Their wives were right. It was time to grow up!
It was a lot to remember for the little emergency worker, and we tried to assure her there was no emergency. It was just a game. No one was really going to jail (at least not anymore these days). But she wasn't going to listen to that! She was out the door and down the hallway as fast as she arrived. I never saw her again. She must have got all the way to Hillsboro looking for Robin Hood. She's probably still out there somewhere, looking for Robin Hood. And that's when it occurred to me what it's like to be a kid in Sherwood. These people put on a festival, but you're never tall enough to see everything that's going on and then they take it all down again and go home and you're still looking for Robin Hood! I was sure I had ALMOST seen him a couple of times from the window of the school bus or the back seat of the family car. And the almost-near-sightings don't end there. Even when you get to be an old guy like me, you're STILL looking for Robin Hood!
Someone (Julian Thornton) handed me this just a few minutes ago. It's a magazine called, "British Heritage" (March 2007) and here's an announcement to the effect that it is now possible to go to the University of Nottingham and receive a Master's Degree in Robin Hood Studies.
Well there you go! It can't get any serious-er than that!
One important thing to know about Robin Hood, is that-- in the medieval ballads that survive (which brings up another important topic: the Robin Hood Legend we have today is but a faint reflection of the vast amount of story-telling that no one had the time to commit to the printed page) he loses his battles almost half the time. He's a hero who doesn't always win! And yet he's the one everyone chooses for their leader. There's a lesson in there somewhere for our local athletes, but the most important triumph Robin Hood has is not with his sword or staff. In the ballads, over and over again, everything is lost until our hero manufactures a couple of notes of music on his bugle horn. I didn't realize how important that musical interlude is until I watched some kids acting out a couple of the Robin Hood ballads last summer (at the Sherwood Historical Society's annual History Camp). They had reduced the Ballad of Robin Hood and the Tanner and the Ballad of Robin Hood and Little John to their bare essentials. Robin Hood was rescued by his Merry Crew twice in as many minutes. And yet the "toodaloo" the Robin Hood actor made on his imaginary hunting horn was as eerie and primeval as the opening phrase in Stravinsky's "Firebird Suite." Who can explain the effect those few notes have had on Western Civilization? (Surely that little girl knows!)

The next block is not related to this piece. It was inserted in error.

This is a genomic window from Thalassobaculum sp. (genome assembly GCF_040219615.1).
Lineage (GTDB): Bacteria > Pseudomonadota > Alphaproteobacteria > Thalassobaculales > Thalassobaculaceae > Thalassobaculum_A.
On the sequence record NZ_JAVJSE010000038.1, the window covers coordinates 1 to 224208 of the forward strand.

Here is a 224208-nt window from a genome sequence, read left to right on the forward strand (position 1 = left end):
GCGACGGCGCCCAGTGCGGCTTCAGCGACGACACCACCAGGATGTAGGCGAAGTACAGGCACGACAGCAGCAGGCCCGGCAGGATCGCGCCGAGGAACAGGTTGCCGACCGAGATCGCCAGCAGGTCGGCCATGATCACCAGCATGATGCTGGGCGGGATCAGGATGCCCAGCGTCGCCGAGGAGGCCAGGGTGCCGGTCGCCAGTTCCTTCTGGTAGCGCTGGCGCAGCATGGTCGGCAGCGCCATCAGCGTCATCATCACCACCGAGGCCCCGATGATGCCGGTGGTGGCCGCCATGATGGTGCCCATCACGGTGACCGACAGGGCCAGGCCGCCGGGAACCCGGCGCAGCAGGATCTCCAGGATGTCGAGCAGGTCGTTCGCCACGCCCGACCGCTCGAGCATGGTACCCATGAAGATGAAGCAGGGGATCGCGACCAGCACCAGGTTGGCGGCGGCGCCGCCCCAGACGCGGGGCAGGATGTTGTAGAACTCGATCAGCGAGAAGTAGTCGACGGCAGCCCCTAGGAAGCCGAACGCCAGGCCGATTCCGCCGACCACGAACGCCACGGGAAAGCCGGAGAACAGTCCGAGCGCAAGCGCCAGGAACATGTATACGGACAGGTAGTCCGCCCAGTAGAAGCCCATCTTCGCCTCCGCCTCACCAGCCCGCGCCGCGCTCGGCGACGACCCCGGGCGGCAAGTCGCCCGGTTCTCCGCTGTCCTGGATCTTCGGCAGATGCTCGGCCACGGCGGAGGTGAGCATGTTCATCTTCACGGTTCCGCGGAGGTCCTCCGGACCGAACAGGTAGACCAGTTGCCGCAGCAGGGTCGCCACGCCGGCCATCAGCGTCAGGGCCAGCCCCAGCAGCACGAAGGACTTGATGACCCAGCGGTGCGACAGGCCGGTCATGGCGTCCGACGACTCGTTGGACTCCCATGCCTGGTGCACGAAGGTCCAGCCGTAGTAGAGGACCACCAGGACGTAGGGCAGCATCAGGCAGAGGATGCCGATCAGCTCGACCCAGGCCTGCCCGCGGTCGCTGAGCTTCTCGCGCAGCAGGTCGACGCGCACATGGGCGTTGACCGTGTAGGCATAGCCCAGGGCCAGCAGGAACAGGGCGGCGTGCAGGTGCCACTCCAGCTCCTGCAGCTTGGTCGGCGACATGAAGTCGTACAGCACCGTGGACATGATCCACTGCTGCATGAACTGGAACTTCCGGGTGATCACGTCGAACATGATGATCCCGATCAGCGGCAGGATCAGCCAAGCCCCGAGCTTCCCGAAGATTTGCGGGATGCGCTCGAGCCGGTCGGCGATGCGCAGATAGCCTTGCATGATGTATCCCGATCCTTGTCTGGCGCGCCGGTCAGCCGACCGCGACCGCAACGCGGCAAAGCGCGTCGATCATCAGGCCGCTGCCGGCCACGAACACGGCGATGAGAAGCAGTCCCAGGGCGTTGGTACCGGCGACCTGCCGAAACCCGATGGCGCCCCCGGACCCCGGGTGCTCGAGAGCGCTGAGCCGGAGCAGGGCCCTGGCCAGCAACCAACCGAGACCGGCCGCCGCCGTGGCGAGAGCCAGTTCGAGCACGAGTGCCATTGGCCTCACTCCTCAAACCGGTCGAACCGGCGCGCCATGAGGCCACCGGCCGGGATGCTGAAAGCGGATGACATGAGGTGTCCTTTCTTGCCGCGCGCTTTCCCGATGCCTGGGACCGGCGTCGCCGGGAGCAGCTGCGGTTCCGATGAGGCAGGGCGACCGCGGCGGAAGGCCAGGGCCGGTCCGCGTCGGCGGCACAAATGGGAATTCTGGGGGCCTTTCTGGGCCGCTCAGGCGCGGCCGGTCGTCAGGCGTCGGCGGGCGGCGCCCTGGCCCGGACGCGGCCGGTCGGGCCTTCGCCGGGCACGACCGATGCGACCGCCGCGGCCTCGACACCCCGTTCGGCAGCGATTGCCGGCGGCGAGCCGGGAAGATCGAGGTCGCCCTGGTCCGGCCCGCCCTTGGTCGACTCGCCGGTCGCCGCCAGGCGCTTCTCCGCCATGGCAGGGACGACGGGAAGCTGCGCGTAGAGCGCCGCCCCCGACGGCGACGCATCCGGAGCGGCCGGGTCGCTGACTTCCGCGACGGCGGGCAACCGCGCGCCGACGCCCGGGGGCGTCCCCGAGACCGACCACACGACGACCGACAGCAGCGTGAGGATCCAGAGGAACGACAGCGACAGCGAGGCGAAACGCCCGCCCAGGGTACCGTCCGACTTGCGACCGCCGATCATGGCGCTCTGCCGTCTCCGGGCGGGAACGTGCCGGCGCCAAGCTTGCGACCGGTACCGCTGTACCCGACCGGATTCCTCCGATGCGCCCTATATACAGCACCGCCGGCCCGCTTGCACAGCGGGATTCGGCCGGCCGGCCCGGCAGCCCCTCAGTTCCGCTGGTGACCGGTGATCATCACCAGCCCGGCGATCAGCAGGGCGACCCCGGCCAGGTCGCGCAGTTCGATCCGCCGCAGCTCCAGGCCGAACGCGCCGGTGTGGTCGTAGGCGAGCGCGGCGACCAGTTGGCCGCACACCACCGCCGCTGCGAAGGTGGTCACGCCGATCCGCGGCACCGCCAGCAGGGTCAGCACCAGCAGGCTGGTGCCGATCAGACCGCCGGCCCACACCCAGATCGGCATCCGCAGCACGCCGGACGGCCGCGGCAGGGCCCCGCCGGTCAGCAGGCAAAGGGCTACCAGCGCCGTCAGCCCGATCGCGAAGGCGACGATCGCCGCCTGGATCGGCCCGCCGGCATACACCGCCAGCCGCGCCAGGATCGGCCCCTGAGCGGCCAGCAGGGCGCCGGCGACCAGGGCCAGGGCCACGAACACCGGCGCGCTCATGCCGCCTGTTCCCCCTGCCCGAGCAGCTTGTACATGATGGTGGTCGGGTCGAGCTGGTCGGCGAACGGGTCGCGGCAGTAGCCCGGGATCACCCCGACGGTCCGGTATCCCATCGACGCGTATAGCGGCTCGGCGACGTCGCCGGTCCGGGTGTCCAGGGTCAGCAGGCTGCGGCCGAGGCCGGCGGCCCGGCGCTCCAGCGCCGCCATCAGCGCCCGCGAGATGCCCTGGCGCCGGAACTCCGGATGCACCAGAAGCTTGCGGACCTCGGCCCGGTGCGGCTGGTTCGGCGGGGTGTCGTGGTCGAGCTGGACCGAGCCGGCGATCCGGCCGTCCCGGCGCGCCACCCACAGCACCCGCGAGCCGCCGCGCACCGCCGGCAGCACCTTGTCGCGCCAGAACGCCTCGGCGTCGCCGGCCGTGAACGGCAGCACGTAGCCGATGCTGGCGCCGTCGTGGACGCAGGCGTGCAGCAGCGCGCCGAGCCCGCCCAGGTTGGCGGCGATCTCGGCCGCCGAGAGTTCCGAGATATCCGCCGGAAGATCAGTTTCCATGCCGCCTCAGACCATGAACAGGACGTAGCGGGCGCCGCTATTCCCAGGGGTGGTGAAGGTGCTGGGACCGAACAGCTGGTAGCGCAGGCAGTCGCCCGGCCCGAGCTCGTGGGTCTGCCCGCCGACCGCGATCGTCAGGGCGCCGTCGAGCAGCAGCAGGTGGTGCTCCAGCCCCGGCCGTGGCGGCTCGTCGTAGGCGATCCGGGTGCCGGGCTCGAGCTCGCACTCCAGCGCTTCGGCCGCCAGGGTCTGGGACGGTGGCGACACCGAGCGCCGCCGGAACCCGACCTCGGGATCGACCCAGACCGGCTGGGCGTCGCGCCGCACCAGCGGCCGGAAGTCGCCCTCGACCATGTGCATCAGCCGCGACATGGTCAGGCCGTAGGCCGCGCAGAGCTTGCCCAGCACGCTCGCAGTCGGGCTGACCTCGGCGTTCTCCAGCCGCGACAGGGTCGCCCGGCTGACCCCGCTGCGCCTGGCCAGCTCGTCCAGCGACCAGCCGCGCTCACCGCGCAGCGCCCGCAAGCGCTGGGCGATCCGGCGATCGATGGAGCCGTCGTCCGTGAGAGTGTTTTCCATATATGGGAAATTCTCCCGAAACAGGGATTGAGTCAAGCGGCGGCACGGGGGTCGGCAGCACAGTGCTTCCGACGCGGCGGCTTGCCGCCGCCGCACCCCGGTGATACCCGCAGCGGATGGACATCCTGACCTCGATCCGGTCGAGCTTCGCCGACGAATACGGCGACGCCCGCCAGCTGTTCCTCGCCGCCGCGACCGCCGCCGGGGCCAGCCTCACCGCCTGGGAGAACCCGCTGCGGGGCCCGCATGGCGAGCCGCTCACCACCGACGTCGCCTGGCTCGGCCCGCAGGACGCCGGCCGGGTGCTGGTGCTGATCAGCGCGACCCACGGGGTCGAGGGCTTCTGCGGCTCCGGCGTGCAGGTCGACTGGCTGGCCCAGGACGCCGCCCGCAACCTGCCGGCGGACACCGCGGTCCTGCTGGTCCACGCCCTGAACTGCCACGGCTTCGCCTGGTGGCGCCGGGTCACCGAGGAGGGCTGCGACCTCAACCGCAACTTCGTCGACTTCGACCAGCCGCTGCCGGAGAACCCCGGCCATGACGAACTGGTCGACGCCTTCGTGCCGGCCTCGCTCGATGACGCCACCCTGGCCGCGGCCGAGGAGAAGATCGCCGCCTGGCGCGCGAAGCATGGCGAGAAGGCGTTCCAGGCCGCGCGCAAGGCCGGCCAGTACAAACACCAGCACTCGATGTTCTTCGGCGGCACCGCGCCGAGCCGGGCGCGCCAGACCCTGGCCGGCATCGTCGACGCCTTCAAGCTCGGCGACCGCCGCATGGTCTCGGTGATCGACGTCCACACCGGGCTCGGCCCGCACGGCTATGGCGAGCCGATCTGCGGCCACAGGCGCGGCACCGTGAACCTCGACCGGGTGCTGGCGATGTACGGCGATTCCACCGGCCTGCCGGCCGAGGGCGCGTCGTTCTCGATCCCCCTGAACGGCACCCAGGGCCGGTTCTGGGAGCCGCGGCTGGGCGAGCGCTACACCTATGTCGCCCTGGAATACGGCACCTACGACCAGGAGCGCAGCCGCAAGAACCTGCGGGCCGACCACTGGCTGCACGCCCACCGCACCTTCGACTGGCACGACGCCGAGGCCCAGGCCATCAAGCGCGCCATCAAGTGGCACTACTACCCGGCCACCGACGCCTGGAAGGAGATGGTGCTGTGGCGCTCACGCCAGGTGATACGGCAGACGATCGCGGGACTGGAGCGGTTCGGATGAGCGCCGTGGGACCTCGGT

Other Sermons by the Friar2004 "What Religion Does the Friar Belong to?"
2005 "Rob from the Rich. Give to the Poor."
2006 "The Robin and Marian Wilderness Refuge."
2008 "How Robin and Marian met."